The Best Attractions in Luxembourg
Luxembourg is a relatively small country, with a total area of 1,650 square kilometers and only around 600,000 residents. Still, lots of attractions in Luxembourg are fascinating and multifaceted.
The bustling capital of the same name is an absolute must-see. Breathtaking sights and an old city await you here, the latter of which has even been declared a World Heritage Site. The city is so compact that you can explore it entirely on foot.
Honestly, it was difficult for us to narrow down the sights to fit in one list, but we managed to cherry-pick the best ones! Read on to learn more about the best attractions in Luxembourg.
The Old Town
The historic old city of Luxembourg is one of the best attractions in Luxembourg, and the perfect place to start exploring the country. The old, fortified city got listed as a UNESCO World Heritage Site in 1994. In fact, it is so impressive that it earned the title of Gibraltar of the North. The fortress was demolished in the middle of the 19th century, but its influence on the city is palpable to this day.
Nowadays, you can discover beautiful parks and gardens instead of stone walls, as well as cobbled streets lined with charming old houses and buildings. A walk through these streets is simply fantastic. Is there anything better than strolling down the narrow labyrinths of Luxembourgian streets?
A walk across the beautiful bridges is also an amazing experience. We suggest visiting Adolphe Bridge, the landmark of the city, and a perfect photo motif.
The Bock Promontory
This is the entrance to the Bock Casemates, a vast, 21-kilometer-long network of subterranean passages carved into the rock. It could house thousands of people as well as gear and horses. Moreover, it also has workshops, kitchens, and slaughterhouses.
On the plateau, you’ll also find the ruins of the old fortress discovered in 1963. The view of the Grud district and the Rham Plateau is totally breathtaking. The old barracks from the 19th century as well as the giant towers and remains of the Wenceslas Wall from the late 14th century will surely amaze you.
The area has a total of 40,000 square meters. A huge part of the fortress is open for you to explore. You have the option to either explore it on your own or join a guided tour. The tour guide will do a phenomenal job in explaining all the history behind each stone and sharing interesting facts about the underground tunnel system.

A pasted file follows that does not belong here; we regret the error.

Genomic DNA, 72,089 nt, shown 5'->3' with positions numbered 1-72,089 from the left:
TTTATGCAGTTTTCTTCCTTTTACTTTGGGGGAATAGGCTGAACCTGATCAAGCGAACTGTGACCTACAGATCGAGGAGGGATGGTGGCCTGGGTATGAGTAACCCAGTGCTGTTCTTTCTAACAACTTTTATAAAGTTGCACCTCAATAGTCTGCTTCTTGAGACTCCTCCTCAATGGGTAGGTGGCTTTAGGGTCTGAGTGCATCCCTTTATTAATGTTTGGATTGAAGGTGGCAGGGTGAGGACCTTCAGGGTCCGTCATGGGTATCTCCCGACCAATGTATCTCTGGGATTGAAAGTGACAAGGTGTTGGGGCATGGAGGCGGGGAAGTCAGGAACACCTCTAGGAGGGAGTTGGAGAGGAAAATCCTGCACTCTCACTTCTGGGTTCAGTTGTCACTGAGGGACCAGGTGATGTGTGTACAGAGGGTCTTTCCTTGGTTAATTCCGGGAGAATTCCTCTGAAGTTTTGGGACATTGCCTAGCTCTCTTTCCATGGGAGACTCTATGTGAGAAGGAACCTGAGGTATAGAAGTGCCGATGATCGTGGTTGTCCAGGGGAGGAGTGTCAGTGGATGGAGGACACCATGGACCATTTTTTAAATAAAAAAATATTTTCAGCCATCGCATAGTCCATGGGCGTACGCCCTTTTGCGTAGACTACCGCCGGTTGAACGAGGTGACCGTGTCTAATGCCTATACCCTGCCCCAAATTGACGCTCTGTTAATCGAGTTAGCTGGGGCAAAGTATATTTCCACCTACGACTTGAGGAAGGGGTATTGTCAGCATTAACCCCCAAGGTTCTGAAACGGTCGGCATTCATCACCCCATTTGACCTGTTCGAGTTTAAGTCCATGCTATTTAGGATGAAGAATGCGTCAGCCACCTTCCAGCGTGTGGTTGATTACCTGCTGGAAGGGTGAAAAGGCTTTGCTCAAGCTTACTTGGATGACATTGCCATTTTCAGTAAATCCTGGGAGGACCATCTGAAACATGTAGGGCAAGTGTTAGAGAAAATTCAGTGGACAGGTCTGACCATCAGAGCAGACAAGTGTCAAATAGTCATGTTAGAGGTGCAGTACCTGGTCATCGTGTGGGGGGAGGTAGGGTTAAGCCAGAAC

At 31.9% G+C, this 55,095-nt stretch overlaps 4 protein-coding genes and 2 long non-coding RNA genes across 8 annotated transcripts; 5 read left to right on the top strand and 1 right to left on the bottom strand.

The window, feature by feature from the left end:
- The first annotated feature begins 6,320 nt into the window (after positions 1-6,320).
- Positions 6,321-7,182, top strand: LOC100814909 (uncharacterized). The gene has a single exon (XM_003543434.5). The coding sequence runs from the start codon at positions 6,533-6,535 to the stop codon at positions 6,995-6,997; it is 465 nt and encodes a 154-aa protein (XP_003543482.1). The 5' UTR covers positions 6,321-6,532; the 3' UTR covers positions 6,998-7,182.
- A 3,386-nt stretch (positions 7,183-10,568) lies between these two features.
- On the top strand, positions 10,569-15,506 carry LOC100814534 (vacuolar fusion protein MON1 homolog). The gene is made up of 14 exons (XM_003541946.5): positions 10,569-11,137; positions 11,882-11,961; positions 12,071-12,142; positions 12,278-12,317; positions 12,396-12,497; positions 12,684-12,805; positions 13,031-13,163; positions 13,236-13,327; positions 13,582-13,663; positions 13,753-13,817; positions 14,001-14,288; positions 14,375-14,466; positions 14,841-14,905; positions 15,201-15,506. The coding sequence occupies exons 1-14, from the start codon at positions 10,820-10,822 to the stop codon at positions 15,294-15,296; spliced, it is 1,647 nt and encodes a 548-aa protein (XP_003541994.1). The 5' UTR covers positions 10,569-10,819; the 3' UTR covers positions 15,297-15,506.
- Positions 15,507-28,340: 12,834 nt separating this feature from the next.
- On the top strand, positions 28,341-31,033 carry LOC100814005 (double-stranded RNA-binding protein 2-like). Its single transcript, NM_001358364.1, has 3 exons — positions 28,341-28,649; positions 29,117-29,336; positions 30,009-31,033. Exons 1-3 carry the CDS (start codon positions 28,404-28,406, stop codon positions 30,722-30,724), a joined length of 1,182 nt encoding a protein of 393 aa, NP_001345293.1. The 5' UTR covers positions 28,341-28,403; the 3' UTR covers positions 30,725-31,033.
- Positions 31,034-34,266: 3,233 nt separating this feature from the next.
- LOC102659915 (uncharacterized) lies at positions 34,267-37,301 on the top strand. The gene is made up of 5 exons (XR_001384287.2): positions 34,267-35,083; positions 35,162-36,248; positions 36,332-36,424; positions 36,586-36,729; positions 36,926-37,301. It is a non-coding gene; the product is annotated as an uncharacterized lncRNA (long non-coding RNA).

The Grand Ducal Palace
Built in 1572, the Grand Ducal Palace is a Renaissance masterpiece and was the city hall until the 19th century. Two centuries before that, it was the official residence of the Duchy of Luxembourg.
It is a showstopper, and you can go inside to take a look. The building displays an intricate mixture of different architectural styles, like Romantic and Gothic. Together with modern lighting designs, they form a unique and indescribable symbiosis. The modern part of the building was the creation of the German industrial designer Ingo Maurer.
The chambers of the palace are open to visitors on guided tours from mid-July to early September. During this period, nine daily tours are offered, and tickets are sold at the tourist office in Place Guillaume II. On the tour, you’ll get to see the ceremonial rooms. They are used on special occasions, like the official visits of foreign guests of state.
The Corniche, also known as the “most beautiful balcony in Europe”, grants you a dazzling view of the Old City. The walls run along ramparts built by the Spanish and the French in the 17th century.
The path runs along the Alzette Valley, from the bock promontory, and all the way to the lower part of the citadel. There used to be steep stairs until the 19th century, but they were levelled down with the fortress. Since a huge part of the walls was taken down, you can now enjoy a clear view of the Rham Plateaus, the Alzette Valley, and the old city of Luxembourg.
Place Guillaume II